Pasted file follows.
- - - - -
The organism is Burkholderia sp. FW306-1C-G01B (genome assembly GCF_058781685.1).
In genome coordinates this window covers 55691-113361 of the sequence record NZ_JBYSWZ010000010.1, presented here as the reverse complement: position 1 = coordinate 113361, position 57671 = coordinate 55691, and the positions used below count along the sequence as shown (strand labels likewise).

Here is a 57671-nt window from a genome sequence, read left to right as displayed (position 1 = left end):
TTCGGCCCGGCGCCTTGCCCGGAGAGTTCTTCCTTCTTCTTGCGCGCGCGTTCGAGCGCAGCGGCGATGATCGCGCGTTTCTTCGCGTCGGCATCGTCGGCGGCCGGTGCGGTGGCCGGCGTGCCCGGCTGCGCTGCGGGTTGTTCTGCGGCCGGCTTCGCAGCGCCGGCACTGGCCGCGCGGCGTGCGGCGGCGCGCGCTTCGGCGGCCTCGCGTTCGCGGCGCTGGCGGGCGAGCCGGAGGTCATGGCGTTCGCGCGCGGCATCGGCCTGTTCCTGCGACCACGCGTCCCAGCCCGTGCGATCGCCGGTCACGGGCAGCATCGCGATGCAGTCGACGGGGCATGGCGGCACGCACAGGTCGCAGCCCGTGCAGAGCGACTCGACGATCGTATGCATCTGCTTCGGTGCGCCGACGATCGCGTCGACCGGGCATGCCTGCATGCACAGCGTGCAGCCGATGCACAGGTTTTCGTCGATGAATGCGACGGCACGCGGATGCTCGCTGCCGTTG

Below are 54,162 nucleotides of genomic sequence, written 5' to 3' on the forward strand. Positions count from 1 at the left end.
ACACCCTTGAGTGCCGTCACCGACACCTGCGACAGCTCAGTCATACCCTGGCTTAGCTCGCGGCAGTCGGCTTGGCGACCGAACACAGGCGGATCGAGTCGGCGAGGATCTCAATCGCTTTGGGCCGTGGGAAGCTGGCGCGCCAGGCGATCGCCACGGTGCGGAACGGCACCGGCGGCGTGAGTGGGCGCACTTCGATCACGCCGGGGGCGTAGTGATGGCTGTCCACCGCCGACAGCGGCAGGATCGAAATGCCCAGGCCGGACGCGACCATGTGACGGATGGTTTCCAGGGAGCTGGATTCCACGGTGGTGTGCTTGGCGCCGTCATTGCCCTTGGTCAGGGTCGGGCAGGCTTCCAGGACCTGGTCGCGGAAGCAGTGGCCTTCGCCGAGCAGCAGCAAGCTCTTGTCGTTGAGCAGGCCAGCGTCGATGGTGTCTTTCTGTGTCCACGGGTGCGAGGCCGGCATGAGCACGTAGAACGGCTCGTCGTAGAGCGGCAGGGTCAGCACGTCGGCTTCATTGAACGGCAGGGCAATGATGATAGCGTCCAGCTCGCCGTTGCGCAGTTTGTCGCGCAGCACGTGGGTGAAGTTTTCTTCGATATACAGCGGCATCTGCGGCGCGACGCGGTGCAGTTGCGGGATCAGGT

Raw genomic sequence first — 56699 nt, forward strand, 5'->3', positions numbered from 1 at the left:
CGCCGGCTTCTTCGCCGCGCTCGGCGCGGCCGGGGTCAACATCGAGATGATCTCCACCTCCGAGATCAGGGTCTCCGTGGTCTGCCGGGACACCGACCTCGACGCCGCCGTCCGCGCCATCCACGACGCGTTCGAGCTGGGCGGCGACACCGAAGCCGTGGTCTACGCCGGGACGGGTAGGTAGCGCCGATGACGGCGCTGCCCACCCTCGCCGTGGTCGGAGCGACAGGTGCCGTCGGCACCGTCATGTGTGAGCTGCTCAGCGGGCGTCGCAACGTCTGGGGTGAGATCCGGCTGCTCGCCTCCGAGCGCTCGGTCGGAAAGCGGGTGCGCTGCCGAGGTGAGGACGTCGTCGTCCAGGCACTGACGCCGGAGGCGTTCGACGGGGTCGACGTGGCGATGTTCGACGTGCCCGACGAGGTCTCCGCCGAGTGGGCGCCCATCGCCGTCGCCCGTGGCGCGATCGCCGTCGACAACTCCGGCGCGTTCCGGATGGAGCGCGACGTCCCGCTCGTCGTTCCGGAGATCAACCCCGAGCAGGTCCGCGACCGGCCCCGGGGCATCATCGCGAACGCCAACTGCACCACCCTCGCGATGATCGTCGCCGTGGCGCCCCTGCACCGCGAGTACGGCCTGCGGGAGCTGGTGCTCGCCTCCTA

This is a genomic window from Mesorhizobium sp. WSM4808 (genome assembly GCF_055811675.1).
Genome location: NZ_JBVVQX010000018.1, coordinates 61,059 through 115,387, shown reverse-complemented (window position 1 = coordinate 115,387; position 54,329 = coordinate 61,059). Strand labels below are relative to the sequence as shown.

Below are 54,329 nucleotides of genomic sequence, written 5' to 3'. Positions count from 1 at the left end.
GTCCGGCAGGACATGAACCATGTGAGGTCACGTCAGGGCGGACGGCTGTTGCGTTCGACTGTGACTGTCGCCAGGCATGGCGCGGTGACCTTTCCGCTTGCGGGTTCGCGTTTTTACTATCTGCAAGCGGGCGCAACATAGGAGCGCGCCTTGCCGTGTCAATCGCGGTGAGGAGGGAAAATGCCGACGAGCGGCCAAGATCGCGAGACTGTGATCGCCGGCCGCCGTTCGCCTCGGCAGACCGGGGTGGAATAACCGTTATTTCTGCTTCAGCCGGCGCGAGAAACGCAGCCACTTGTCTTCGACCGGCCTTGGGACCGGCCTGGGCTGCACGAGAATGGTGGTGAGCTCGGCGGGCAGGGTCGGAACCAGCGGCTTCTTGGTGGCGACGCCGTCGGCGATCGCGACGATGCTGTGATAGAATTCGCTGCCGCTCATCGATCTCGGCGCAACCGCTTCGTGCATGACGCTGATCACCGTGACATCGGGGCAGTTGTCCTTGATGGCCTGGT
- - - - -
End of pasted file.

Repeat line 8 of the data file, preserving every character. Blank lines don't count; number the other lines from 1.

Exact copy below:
CGCCGGCTTCTTCGCCGCGCTCGGCGCGGCCGGGGTCAACATCGAGATGATCTCCACCTCCGAGATCAGGGTCTCCGTGGTCTGCCGGGACACCGACCTCGACGCCGCCGTCCGCGCCATCCACGACGCGTTCGAGCTGGGCGGCGACACCGAAGCCGTGGTCTACGCCGGGACGGGTAGGTAGCGCCGATGACGGCGCTGCCCACCCTCGCCGTGGTCGGAGCGACAGGTGCCGTCGGCACCGTCATGTGTGAGCTGCTCAGCGGGCGTCGCAACGTCTGGGGTGAGATCCGGCTGCTCGCCTCCGAGCGCTCGGTCGGAAAGCGGGTGCGCTGCCGAGGTGAGGACGTCGTCGTCCAGGCACTGACGCCGGAGGCGTTCGACGGGGTCGACGTGGCGATGTTCGACGTGCCCGACGAGGTCTCCGCCGAGTGGGCGCCCATCGCCGTCGCCCGTGGCGCGATCGCCGTCGACAACTCCGGCGCGTTCCGGATGGAGCGCGACGTCCCGCTCGTCGTTCCGGAGATCAACCCCGAGCAGGTCCGCGACCGGCCCCGGGGCATCATCGCGAACGCCAACTGCACCACCCTCGCGATGATCGTCGCCGTGGCGCCCCTGCACCGCGAGTACGGCCTGCGGGAGCTGGTGCTCGCCTCCTA